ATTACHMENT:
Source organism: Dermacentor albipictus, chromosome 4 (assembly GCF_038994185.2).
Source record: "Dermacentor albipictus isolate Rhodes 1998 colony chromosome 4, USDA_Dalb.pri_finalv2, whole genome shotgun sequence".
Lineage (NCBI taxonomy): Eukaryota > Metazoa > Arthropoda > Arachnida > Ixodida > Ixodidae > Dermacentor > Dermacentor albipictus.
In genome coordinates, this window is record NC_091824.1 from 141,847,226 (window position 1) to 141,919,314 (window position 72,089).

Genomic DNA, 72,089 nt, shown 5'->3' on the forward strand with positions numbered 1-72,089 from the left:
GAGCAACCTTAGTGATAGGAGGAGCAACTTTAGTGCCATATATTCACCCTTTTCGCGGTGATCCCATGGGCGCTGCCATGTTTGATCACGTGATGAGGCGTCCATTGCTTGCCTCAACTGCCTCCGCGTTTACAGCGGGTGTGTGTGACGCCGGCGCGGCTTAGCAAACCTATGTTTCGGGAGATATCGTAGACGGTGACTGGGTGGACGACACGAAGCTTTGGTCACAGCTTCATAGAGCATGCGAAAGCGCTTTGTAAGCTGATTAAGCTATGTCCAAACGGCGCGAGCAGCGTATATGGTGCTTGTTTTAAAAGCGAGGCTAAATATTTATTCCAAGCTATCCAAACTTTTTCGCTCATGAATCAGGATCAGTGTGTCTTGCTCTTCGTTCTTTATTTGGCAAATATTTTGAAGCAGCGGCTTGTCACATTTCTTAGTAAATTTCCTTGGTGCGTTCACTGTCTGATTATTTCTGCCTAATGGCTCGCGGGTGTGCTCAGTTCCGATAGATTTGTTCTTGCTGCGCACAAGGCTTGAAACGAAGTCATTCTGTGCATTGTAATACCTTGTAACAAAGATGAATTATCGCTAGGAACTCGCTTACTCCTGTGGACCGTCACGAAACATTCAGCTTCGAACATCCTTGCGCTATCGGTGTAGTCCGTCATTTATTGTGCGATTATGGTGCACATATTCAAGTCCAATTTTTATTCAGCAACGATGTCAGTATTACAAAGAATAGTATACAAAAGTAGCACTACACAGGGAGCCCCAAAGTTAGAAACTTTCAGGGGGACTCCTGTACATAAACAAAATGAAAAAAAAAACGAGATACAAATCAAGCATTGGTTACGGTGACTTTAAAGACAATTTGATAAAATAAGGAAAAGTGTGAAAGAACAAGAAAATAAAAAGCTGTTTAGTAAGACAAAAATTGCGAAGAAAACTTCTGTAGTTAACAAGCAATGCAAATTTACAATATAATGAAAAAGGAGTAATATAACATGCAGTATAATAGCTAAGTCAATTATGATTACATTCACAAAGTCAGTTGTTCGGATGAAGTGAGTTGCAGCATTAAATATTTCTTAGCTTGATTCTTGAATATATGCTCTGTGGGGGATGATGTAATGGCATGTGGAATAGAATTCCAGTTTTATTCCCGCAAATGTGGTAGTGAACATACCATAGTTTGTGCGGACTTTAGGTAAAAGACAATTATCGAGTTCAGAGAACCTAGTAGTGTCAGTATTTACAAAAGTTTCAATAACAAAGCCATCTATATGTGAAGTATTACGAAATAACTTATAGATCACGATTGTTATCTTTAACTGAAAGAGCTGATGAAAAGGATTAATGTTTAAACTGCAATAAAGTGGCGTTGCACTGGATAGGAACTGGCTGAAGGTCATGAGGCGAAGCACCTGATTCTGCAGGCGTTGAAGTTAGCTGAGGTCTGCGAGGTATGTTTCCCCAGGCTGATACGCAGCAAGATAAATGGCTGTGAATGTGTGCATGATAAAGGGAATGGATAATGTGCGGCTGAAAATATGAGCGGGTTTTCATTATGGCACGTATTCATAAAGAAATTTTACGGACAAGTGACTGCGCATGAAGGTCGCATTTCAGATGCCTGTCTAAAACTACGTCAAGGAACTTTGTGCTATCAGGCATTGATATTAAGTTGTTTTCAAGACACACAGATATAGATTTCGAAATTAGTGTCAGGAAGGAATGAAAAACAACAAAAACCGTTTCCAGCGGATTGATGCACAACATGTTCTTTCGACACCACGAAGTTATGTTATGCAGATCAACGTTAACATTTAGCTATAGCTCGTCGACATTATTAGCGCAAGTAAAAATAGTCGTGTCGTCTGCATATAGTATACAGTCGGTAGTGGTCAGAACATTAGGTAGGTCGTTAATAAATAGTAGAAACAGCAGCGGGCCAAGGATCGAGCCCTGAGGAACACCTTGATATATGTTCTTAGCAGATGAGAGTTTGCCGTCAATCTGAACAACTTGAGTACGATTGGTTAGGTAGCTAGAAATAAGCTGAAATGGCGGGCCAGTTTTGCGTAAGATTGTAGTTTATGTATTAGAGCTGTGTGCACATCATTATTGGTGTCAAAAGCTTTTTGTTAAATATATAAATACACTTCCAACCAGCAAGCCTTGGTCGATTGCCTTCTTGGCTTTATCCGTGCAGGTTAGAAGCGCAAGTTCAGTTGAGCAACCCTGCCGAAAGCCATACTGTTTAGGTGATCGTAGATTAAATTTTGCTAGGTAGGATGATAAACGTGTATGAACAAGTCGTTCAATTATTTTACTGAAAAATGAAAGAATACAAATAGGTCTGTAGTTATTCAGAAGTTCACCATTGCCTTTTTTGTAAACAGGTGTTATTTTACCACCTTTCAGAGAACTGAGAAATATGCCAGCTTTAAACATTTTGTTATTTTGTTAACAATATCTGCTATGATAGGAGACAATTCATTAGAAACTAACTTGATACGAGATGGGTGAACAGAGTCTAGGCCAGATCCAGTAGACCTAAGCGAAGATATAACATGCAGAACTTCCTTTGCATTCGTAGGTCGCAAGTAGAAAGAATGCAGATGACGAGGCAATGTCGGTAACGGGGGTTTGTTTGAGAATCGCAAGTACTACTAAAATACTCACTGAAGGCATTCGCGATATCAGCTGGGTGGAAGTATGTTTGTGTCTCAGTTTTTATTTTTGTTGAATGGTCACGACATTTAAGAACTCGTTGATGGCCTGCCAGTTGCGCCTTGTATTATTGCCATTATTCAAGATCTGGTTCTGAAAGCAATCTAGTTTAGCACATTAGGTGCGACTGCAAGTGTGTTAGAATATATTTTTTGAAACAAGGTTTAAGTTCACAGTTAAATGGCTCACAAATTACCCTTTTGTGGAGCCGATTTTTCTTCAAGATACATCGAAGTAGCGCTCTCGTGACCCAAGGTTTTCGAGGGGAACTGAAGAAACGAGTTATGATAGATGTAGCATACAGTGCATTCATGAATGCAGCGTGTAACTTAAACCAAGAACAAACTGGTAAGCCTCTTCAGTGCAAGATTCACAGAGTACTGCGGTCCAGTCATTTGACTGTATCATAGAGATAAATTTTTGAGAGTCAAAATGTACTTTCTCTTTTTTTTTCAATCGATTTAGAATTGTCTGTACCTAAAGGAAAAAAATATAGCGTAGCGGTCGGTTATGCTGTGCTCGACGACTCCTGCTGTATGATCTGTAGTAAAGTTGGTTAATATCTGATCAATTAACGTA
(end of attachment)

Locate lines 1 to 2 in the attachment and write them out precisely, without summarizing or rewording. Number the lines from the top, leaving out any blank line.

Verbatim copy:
Source organism: Dermacentor albipictus, chromosome 4 (assembly GCF_038994185.2).
Source record: "Dermacentor albipictus isolate Rhodes 1998 colony chromosome 4, USDA_Dalb.pri_finalv2, whole genome shotgun sequence".